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Where in Kansas did Dorothy live?
June 28, 2013 8:53 AM   Subscribe

While L. Frank Baum never specifically mentioned where Dorothy lived in Kansas, he did leave some vague and/or misleading hints. They don't quite point anywhere, but two home inspectors did some digging and claim Dorothy's house was near Troy, Kansas, but they're not the first to claim a home for Dorothy. That credit goes to Max Zimmerman, an insurance agent from Liberal, Kansas, who thought of capitalizing on this lack of location. Oliver Brown, another resident of Liberal, knew of a house that resembled Dorothy's, and this was the start of Dorothy's House Museum & Land of Oz. But over 300 miles away, Wamego, Kansas has its own little land of Oz, where you can attend the annual OZtoberfest, or check out the Oz Museum, with its collection of Oz memorabilia on permanent loan from Friar Johnpaul Cafiero. And then there's the abandoned Land of Oz theme park in the resort town of Beech Mountain, North Carolina, about a thousand miles from Wamega.
posted by filthy light thief (10 comments total) 12 users marked this as a favorite

 
"Baum's description of Kansas in The Wonderful Wizard of Oz is based on his experiences in drought-ridden South Dakota."

I remember baseball writer and native Kansan Bill James getting quite worked up on this subject.
posted by Fnarf at 9:09 AM on June 28, 2013 [1 favorite]


Weird honor to want to claim:
...Nothing but the great gray prairie on every side. Not a tree nor a house broke the broad sweep of flat country that reached to the edge of the sky in all directions. The sun had baked the plowed land into a gray mass, with little cracks running through it. Even the grass was not green, for the sun had burned the tops of the long blades until they were the same gray color to be seen everywhere. Once the house had been painted, but the sun blistered the paint and the rains washed it away, and now the house was as dull and gray as everything else.

When Aunt Em came there to live she was a young, pretty wife. The sun and wind had changed her, too. They had taken the sparkle from her eyes and left them a sober gray; they had taken the red from her cheeks and lips, and they were gray also. She was thin and gaunt, and never smiled now. When Dorothy, who was an orphan, first came to her, Aunt Em had been so startled by the child's laughter that she would scream and press her hand upon her heart whenever Dorothy's merry voice reached her ears; and she still looked at the little girl with wonder that she could find anything to laugh at.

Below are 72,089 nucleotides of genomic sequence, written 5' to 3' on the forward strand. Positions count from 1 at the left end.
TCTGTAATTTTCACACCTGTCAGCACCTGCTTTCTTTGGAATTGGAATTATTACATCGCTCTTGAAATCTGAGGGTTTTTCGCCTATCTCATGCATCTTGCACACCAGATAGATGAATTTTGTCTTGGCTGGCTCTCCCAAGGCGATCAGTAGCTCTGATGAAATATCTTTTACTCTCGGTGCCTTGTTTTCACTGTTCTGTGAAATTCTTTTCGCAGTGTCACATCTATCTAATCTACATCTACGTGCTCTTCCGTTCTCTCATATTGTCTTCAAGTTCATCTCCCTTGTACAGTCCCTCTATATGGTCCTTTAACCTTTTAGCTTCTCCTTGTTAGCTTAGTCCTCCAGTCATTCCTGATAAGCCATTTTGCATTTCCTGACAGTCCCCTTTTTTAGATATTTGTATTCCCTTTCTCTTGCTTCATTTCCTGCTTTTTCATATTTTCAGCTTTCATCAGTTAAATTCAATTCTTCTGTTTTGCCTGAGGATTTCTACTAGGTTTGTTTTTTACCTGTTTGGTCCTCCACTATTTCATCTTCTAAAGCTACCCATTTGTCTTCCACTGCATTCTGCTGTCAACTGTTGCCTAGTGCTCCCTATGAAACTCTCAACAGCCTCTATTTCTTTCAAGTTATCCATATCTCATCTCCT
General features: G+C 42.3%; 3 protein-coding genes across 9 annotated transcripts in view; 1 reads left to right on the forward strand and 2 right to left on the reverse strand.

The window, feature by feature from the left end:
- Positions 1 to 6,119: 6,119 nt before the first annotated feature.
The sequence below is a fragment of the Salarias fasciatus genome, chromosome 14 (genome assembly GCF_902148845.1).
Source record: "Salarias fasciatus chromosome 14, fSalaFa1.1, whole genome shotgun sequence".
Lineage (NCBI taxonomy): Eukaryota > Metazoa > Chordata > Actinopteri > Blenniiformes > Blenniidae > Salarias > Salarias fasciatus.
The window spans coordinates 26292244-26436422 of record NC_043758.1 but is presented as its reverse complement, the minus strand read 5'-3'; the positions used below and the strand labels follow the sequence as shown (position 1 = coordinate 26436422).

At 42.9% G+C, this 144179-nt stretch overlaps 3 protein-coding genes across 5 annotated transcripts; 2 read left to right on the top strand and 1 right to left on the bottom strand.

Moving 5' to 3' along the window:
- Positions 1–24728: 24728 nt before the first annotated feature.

Oddly enough, Baum never spent more than a couple days in the state. His description of the "Kansas" prairies is taken from his experience of northern South Dakota, which seemed a parched wasteland after a childhood spent in the riverine verdance of upstate New York.

(On preview: dang.)
posted by Iridic at 9:13 AM on June 28, 2013


Not sure why everyone is so anxious to get a piece of Baum action. Seems to be on the rise rather than wane.

Regarding Oz, I prefer to reflect on the probable ideological origins of Baum's Oz Utopia--his amazing mother-in-law, Matilda Joslyn Gage, who unquestionably had a major influence on his writings. It is said her fellow suffragists distanced themselves from her out of fear that her extremism might doom the movement, as she rightly named religion as one of the causes of oppression.
posted by kinnakeet at 9:22 AM on June 28, 2013 [1 favorite]


I think the 1939 movie adaptation overshadowed the books in terms of lasting public perception. But the Oz Museum does start with the drab, washed-out scene, before leading you into the full color world of Oz, as if you are leaving the dull land of Wamega for something better.
posted by filthy light thief at 9:24 AM on June 28, 2013


The Oz Museum in Wamego is run by some very nice folks. When I showed up there in September of 2004, with my dog in tow, they were skeptical about allowing me to take him with me into the museum. But they quite understood that otherwise, if I were to be a patron, the dog would have to wait in my truck, and worse, miss his only chance to catch up on all the Oz trivia that place surely contained. So, after a bit of discussion, and my promise to keep the good boy on his leash the whole time, they charged us one adult and one child admission, and waved us in out of a warm Indian summer day. Worth every penny, too!
posted by paulsc at 9:24 AM on June 28, 2013 [2 favorites]


I have walked the yellow brick road.
posted by MrMoonPie at 10:04 AM on June 28, 2013 [1 favorite]


The afore-mentioned yellow brick road is plainly visible on Google maps.
posted by MrMoonPie at 10:11 AM on June 28, 2013 [1 favorite]


It's certainly hard to tell from the picture.

When Baum was an editor in Aberdeen, in 1879 he "might have read that six Gales, of Irving Kansas, were killed in a nationally famous double tornado."
posted by Twang at 11:23 AM on June 28, 2013 [1 favorite]


MrMoonPie, very keen! Thanks for pointing that out.

Also, the roads and trails are still named for the theme park from the late 1970s.
posted by filthy light thief at 11:35 AM on June 28, 2013


I once worked at one of Kansas' larger newspapers. The publisher was not enthralled by all things Oz. He took a literary oath to refer to it only as "that movie." When Dorothy's House opened in Liberal, the paper sent a reporter out to cover the story. She had the cojones to bring the publisher a yellow brick souvenir. He was gentleman enough to place it on his desk where all could see it.

Also, until last year, I lived not far from from Troy. It's too hilly there to be the correct location for Dorothy's farm. And Wamego is in the Flint Hills. I'd have to go with Liberal, if I cared.
posted by bryon at 6:25 PM on June 28, 2013 [1 favorite]


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